In addition to not creating any new housing, the plan would be very expensive. The Expropriate Deutsche Wohnen campaign has estimated that compensating the current owners of the targeted property would cost only €8 billion ($10.5 billion)—about €34,000 per unit. But Berlin’s Senate has estimated it could cost €20 billion, and some estimates have come in as high as €36 billion (€150,000 per unit).

Earlier this year, the city agreed to buy 14,750 apartments from two large landlords for €2.46 billion (or €166,000 per unit), which is in line with top-end estimates. The city spent a similar amount per unit acquiring 6,000 units of formerly public housing in 2019. That all suggests the top-line estimates of expropriation’s costs are more realistic.

And that money would come at the cost of new development for a city that is already suffering from a severe housing shortage.

The real estate company Guthmann Estate estimates that Berlin is short some 205,000 units. A study from the German Economic Institute says the country as a whole has been building only about 80 percent of the homes it needs to keep up with demand.

A socialist critique of Berlin’s expropriation plan would be that it would give billions of euros to private real estate companies to purchase existing units when that money could be spent on building new, public housing to accommodate the city’s growth.

A free marketer, meanwhile, could argue that seizing 15 percent of the city’s rental housing stock would be a massive disincentive to developers to build new, private units. They’d have a very real fear that the state would expropriate their investment and not even pay market rates for it.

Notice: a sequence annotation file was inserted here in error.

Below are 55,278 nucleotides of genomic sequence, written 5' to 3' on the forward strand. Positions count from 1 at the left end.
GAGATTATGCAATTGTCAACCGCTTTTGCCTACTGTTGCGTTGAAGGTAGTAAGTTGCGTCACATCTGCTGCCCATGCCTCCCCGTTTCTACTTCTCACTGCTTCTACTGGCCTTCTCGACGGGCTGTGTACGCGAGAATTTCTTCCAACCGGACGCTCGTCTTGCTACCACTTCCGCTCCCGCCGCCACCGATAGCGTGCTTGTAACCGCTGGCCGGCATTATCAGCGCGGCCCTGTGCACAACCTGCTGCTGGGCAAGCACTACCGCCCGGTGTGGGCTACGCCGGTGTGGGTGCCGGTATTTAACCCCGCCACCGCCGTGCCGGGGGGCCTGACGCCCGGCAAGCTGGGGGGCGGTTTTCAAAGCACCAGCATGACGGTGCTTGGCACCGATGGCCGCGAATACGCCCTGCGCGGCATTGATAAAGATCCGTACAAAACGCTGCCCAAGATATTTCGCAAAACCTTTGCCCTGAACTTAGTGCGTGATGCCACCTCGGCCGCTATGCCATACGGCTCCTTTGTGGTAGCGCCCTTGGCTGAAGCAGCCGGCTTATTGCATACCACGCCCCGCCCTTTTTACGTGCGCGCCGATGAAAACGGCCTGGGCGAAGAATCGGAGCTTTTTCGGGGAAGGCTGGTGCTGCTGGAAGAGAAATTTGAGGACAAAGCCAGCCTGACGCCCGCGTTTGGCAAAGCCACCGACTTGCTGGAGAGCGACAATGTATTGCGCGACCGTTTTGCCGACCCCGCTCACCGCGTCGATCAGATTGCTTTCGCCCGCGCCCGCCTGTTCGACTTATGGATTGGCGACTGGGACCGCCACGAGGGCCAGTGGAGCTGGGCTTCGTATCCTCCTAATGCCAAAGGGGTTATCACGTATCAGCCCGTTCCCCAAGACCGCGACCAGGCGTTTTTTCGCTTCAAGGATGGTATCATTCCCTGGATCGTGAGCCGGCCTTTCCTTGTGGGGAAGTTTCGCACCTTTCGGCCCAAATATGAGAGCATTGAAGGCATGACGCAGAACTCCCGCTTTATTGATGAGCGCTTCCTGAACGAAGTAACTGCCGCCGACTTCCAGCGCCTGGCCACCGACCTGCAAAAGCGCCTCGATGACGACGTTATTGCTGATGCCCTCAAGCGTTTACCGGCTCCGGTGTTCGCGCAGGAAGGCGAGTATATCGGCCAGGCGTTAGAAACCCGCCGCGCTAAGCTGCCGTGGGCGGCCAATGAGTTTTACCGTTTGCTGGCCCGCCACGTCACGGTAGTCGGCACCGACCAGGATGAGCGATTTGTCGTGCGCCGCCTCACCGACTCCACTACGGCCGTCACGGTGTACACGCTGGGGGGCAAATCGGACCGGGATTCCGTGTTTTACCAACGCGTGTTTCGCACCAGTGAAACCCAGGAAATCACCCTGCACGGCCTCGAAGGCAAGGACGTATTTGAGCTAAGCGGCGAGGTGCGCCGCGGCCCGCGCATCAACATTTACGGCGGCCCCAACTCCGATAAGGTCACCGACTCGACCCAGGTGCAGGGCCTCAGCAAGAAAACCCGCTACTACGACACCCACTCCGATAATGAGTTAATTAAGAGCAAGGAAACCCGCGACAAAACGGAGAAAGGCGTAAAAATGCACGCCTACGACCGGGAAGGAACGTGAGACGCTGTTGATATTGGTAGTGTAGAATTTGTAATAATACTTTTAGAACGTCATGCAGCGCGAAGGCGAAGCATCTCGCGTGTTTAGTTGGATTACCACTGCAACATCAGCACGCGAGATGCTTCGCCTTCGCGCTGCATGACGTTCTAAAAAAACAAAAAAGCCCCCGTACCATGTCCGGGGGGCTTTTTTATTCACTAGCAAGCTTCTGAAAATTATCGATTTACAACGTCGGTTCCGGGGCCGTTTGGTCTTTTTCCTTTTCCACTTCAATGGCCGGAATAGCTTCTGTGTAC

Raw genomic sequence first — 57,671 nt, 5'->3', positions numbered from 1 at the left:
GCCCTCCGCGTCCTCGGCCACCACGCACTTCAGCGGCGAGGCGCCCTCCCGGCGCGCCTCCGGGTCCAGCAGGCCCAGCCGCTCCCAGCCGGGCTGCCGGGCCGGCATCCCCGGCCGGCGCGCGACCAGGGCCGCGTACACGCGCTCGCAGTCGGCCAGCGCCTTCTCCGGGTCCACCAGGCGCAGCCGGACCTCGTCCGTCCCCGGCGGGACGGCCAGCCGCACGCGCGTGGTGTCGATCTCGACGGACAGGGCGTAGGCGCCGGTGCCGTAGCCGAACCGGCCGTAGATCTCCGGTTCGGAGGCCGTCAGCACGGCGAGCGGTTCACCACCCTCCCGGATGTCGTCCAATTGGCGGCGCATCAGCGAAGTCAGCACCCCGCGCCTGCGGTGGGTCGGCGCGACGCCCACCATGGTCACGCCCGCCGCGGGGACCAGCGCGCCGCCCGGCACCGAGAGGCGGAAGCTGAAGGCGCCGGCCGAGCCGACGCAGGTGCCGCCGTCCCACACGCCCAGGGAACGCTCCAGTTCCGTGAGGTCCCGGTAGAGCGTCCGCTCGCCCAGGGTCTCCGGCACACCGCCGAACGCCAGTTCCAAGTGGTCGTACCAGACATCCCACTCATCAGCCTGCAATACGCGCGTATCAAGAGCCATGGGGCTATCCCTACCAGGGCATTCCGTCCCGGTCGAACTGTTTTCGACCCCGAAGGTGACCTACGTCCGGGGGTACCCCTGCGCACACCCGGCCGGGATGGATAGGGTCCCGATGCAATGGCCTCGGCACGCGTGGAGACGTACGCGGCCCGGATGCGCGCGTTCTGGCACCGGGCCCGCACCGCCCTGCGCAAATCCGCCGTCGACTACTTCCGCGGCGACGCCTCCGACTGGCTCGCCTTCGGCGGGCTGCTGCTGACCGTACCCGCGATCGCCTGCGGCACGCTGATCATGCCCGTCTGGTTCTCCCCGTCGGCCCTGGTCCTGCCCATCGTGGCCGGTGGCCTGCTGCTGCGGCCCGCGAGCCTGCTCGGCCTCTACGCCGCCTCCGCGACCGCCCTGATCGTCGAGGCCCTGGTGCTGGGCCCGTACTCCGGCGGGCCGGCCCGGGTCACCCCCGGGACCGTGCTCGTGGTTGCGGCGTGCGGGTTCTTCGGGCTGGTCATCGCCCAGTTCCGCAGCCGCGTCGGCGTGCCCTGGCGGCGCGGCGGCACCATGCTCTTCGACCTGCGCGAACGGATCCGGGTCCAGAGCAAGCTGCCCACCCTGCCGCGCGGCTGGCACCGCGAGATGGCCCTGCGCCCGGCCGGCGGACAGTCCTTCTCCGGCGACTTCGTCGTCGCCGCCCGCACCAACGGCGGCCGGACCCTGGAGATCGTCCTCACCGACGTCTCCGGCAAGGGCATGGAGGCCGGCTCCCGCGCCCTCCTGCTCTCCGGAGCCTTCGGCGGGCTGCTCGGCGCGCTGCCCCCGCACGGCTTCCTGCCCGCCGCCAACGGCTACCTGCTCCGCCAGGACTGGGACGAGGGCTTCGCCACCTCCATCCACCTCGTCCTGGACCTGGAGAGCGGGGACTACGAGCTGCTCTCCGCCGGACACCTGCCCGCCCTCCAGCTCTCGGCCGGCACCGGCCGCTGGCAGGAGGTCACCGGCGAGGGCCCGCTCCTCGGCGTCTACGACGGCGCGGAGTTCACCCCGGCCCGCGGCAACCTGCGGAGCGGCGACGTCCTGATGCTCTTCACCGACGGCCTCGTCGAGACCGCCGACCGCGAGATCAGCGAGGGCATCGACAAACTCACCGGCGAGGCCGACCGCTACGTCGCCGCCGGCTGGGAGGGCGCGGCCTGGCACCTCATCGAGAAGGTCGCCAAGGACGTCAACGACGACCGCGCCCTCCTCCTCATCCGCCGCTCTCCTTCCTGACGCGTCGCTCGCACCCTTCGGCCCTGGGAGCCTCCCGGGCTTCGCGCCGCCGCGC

Tenants in newly seized units obviously benefit from the lower rents that would come from government ownership. Everyone else would be worse off, as they’d be forced to compete for a smaller share of private units.

This is in effect what happened with Berlin’s brief experiment with a law that froze rents at apartments built before 2014. Rents did indeed stop rising in regulated units, benefiting the tenants who lived in them. But prices shot up dramatically for unregulated units. (In April 2021 Germany’s constitutional court struck down Berlin’s rent control.)

The number of regulated units on the rental market also collapsed, while new listings for unregulated units weren’t enough to pick up the slack.

The rent control represented “a windfall to one group of tenants: those, whether rich or poor, who are already ensconced in regulated apartments,” wrote Bloomberg columnist Andreas Kluth in March. “Simultaneously, they hurt all other groups—especially young people and those coming from other cities—by all but shutting them out of the market.”

There is robust evidence that new housing, even expensive new housing, makes cities more affordable for everyone. Berlin’s leaders should consider ways to boost housing production so the city can continue to grow and thrive, instead of just redistributing existing units to benefit a minority of incumbent renters.